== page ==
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Presence Health hospitals protest Medicaid cuts in Rauner budget

Hospital staff and patients at Saint Joseph Hospital — along with 10 other Presence Health hospitals across Illinois — are taking a very literal approach to protesting Gov. Bruce Rauner’s proposed cuts to Medicaid.

They’re signing giant poster-size letters to state politicians and planning to hand-deliver the posters to the Capitol building in Springfield.

“If Medicaid budget cuts are implemented, it will have a devastating effect on the lives of many,” the letter reads.

Last week, the Rauner administration revealed that its budget proposal includes $106 million in cuts to the Medicaid program for low-income and disabled people. It’s part of a deal to close a $1.6 billion state budget gap.

Services that would be affected by cuts include free mammograms for women at risk of breast cancer; behavioral health counseling for families and individuals; diabetes treatment; prenatal care for pregnant women; and pediatric care for children, the hospital says.

At Saint Joseph, about 15 to 16 percent of patients use Medicaid, which would translate to almost $3 million in funding cuts. At Saint Francis Hospital in Evanston, 22.7 percent of patients use Medicaid, which would mean $8 million in cuts.

Presence St. Joseph Hospital employees wait on Wednesday to sign a card being sent to state lawmakers to protest proposed Medicaid cuts. | Kevin Tanaka/For Sun-Times  Media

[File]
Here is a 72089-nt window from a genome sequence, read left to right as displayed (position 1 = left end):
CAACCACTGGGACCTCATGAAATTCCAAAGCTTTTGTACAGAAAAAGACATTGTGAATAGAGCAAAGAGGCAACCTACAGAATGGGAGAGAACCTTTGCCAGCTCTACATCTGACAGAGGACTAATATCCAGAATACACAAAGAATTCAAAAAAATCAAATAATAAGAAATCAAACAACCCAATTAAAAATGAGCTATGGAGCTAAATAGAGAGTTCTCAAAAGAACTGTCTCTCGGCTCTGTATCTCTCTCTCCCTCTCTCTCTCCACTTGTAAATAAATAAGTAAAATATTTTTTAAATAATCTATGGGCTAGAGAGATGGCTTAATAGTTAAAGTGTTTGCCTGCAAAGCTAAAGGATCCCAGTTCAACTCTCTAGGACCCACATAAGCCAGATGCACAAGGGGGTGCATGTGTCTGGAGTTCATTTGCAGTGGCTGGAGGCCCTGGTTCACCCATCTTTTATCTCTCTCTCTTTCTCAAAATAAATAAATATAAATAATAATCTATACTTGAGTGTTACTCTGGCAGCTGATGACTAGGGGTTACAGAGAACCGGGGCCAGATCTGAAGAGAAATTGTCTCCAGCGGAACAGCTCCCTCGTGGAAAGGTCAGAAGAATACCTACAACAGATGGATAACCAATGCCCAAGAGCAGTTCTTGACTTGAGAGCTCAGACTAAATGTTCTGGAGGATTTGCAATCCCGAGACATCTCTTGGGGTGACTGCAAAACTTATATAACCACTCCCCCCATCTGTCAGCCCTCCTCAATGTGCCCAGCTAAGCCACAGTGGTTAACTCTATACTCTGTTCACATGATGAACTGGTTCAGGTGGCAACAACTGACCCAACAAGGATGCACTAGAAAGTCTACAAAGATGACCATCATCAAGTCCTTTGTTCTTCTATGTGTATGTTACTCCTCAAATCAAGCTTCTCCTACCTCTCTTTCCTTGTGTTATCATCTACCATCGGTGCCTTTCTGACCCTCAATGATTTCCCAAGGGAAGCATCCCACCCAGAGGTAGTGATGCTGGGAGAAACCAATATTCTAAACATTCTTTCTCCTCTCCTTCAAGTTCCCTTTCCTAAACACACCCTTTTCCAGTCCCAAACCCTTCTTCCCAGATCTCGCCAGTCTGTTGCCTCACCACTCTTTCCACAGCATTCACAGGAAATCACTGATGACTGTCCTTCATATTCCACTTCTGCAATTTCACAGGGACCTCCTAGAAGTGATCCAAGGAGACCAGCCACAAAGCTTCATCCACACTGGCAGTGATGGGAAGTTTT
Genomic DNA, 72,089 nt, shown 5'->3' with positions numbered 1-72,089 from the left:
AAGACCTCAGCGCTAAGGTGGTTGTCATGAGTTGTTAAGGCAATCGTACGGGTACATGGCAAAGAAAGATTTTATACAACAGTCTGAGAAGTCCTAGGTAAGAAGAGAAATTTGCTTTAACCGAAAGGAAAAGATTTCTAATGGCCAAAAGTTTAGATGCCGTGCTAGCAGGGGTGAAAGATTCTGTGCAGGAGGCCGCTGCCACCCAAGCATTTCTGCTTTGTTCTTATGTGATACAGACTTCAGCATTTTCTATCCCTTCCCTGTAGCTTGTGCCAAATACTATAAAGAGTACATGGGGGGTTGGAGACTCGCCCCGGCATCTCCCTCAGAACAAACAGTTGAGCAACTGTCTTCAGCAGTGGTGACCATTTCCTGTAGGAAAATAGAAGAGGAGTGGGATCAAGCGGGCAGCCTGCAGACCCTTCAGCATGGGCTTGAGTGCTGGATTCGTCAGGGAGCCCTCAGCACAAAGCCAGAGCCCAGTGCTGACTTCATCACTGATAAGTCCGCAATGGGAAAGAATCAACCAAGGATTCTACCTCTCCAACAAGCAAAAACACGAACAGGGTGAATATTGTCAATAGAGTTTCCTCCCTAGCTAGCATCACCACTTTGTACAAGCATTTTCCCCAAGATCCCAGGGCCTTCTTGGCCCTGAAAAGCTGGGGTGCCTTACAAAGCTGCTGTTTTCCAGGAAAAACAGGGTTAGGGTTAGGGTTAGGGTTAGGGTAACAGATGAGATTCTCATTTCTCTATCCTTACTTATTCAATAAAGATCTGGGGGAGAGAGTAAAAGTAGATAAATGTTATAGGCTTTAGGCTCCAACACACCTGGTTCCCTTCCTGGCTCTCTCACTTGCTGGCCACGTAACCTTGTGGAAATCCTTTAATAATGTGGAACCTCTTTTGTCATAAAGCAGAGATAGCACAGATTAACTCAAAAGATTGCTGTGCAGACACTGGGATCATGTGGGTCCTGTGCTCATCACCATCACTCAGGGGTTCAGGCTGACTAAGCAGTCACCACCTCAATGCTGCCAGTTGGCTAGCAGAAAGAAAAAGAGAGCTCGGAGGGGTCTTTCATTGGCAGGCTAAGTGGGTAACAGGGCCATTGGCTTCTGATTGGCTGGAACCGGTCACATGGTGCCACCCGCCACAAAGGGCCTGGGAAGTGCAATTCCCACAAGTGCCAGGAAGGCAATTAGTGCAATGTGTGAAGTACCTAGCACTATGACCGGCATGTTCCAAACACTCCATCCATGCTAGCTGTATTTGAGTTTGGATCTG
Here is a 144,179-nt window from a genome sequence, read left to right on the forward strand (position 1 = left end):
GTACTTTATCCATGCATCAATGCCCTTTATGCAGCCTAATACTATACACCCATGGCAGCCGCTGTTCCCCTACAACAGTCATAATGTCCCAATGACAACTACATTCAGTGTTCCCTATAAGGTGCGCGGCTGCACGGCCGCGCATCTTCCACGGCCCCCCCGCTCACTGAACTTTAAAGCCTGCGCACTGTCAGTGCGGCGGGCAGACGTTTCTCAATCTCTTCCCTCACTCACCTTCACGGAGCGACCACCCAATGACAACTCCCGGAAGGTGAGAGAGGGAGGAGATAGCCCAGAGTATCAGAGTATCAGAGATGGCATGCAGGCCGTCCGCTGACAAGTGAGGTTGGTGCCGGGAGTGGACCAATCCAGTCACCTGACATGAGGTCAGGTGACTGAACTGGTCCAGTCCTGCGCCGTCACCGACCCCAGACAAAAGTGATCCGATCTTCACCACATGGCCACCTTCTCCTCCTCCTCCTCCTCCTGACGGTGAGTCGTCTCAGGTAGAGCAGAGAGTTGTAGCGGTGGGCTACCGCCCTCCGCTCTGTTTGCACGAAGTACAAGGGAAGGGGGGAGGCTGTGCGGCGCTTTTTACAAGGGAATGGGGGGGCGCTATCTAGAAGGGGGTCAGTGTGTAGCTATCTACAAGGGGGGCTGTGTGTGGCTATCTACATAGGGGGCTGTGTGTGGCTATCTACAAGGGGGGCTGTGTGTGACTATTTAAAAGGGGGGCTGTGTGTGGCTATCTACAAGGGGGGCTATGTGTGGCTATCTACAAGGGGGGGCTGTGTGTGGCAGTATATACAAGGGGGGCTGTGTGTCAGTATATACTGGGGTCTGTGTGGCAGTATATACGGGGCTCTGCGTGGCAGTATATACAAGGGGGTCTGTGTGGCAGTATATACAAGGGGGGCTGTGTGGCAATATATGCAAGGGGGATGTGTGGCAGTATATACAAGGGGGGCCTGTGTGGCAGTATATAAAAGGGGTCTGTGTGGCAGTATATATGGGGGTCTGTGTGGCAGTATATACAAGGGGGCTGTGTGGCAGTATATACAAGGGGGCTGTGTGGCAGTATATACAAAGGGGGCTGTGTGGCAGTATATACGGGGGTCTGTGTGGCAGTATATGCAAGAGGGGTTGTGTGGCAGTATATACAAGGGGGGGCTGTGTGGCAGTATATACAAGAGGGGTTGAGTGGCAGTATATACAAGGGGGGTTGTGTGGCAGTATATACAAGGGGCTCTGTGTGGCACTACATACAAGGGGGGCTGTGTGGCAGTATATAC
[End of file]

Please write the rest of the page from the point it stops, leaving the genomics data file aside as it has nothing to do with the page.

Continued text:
Presence St. Joseph Hospital employees wait on Wednesday to sign a card being sent to state lawmakers to protest proposed Medicaid cuts. | Kevin Tanaka/For Sun-Times Media

“Today, tomorrow and Friday at all 11 Presence hospitals, we’ll have these on display at the lunch hour and are urging people — our employees, patients, visitors, anyone — who believes that Medicaid shouldn’t be cut and we need this money to continue to provide services,” said Jim O’Connell, spokesman at Saint Joseph Hospital.

Roberta Luskin-Hawk, president and CEO of Presence Saint Joseph Hospital and Saint Francis Hospital joined her staff Wednesday in the St. Joseph Hospital lobby, urging them to sign the letters for what she called an important cause.

“Sometimes cuts are done in the spirit of being the good fiscal steward. If you send more patients with mental health disease down the street, there’s more crime, more homelessness, more people in jail. It’s actually more expensive,” Luskin-Hawk said. “One of the programs they’re looking to cut is breast cancer screenings. More women will die. More women will present with late stage breast cancer. It’s more expensive. It doesn’t even make fiscal sense let alone ethical sense.”

In addition to caring for Medicaid patients in the hospital, Saint Joseph also provides care for public aid patients in its Laboure Outpatient Clinic, which serves to help the underinsured and undocumented patients.

“Three million in cuts will significantly impact the care we’re able to provide. Many of them are underinsured or uninsured and our clinic is able to fill in the gap for coverage in order to provide care or continuing care,” said Maria Chicchelly, director of patient care services.

That includes help the Medicaid patients may not receive elsewhere, such as orthopedic, neurology, podiatry, dermatology and behavioral health care, she said.